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  • Honor The Fallen!

    Found this and thought I'd share this with you all....I find it good to put a face to the names!

    http://www.militarycity.com/valor/honor.html
    Last edited by Pvt Merkel; November 8th, 2008, 04:14 PM.

  • #2
    Remember the Fallen


    Army Spc. Francisco G. Martinez

    20, of Fort Worth, Texas; assigned to the 1st Battalion, 9th Infantry Regiment, 2nd Infantry Division, Camp Hovey, Korea; killed March 20 by enemy small-arms fire in Tamin, Iraq.




    Losing a friend

    By Gina Cavallaro
    Army Times staff writer
    RAMADI, Iraq — This is a column I hoped I would never have to write. It’s about the death of a soldier who, like so many I’ve met on my four trips to Iraq to ride along with and write about soldiers, became a quick and loyal friend during the short time I knew him.
    I’ve known people who have been killed here. And I’ve certainly seen death in my personal life. But I had not had the misfortune of having to witness a mortally wounded soldier try to hang on to life.
    I grieve for this fallen soldier as I know his buddies do. And now I understand what it has been like for thousands of others who have seen tragedy here in Iraq.
    His name was Spc. Francisco Martinez. He was 20 years old and a forward observer in 2nd Battalion, 17th Field Artillery. But when I met him, he was temporarily attached to a scout platoon in Alpha Company, 1st Battalion, 9th Infantry Regiment, a common practice among maneuver units.
    The scout platoon conducts raids and dismounted civil affairs and reconnaissance patrols through dangerous neighborhoods. Martinez told me he really liked doing that job because it meant going outside the wire where the action is, instead of sitting guard on a gate somewhere.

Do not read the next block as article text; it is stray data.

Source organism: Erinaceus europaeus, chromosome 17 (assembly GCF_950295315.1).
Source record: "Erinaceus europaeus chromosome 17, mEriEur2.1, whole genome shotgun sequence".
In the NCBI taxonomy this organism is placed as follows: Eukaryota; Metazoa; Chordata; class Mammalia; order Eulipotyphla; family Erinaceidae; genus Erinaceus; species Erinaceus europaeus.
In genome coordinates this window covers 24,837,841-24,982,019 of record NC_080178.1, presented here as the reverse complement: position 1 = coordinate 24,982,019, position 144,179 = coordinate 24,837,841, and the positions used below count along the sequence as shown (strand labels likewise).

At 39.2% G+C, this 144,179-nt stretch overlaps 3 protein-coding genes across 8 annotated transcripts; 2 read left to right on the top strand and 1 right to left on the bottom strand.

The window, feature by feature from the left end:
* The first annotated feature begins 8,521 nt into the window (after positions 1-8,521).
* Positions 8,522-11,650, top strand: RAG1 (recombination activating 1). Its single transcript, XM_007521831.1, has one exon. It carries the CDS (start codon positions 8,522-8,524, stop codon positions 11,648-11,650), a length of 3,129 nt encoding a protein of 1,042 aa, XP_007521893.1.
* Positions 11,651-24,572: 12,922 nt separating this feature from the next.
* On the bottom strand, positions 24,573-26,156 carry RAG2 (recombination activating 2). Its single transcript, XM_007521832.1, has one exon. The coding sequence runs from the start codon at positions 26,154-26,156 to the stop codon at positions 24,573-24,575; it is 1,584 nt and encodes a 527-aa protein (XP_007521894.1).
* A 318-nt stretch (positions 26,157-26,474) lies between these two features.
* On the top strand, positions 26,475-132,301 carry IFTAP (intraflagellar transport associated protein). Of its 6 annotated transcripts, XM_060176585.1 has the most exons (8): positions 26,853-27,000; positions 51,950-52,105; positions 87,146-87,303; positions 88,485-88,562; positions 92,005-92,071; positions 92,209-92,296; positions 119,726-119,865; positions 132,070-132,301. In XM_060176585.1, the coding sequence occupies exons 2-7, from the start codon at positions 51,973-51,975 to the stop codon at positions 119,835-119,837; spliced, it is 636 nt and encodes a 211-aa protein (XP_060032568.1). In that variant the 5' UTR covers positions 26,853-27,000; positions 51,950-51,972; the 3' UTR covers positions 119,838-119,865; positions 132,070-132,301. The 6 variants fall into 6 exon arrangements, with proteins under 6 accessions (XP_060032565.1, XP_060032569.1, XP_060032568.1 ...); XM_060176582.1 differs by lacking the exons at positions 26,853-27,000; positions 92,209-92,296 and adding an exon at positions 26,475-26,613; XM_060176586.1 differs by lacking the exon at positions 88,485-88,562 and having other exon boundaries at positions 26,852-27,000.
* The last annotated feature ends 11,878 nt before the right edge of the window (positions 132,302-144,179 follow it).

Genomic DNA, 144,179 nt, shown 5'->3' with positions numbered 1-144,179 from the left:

I went on my first foot patrol with that platoon March 16, and Martinez became my shadow, a little brother who watched out for me in the two or three hours we walked through the Tamin area of Ramadi. He had that spunky, gregarious kind of personality that entertained the other soldiers; a broad, ready smile of gleaming white teeth and a “hey, look at me, I’m a warrior and I love it” attitude.
    I never talked with the other soldiers about him, but I could tell he was well-liked. I liked him a lot, too. He was one of those very young, super capable guys, and his confidence made me feel safe.
    We talked about Puerto Rico where his family comes from and where I grew up. Occasionally our conversations lapsed into Spanish, and we laughed about things unique to the island territory, like the fiery political scene and the fervor with which Puerto Ricans celebrate Christmas.
    He seemed as if he was having a good time being a soldier on duty in Iraq. Maybe the fact that he came from another culture helped him accept the Iraqis more easily.
    Like everyone else, Martinez was sure of himself on the dismounted patrol, shielded by his body armor and carrying a powerful rifle to fend off trouble.
    But on March 20 that wasn’t good enough.
    It was my last day in Ramadi, and I opted to go on one last patrol with Alpha Company. As with the first one, Martinez was by my side the whole time, just walking along with me, asking me personal questions and what it was like to work for Army Times.
    As Martinez and I walked together, we chatted about different things and goofed around with some of the Iraqi kids who were following us. It was a routine patrol, like dozens of others they had already done. Martinez never let his guard down, and we were surrounded by his fellow soldiers, field artillery and infantry guys on foot and in Humvees.
    Part of the reason for the patrol was to find a sniper who had already killed three soldiers and wounded a few more. The soldiers hadn’t had a lead on the sniper in weeks. They checked the location where they hoped to find the guy, but he wasn’t there.
    But instead of heading back to post, the soldiers decided to do a reconnaissance through the neighborhood, a historically bad area called Five Kilo just outside their post on the west end of Ramadi.
    Around 3 p.m., that routine patrol turned dark with a single shot.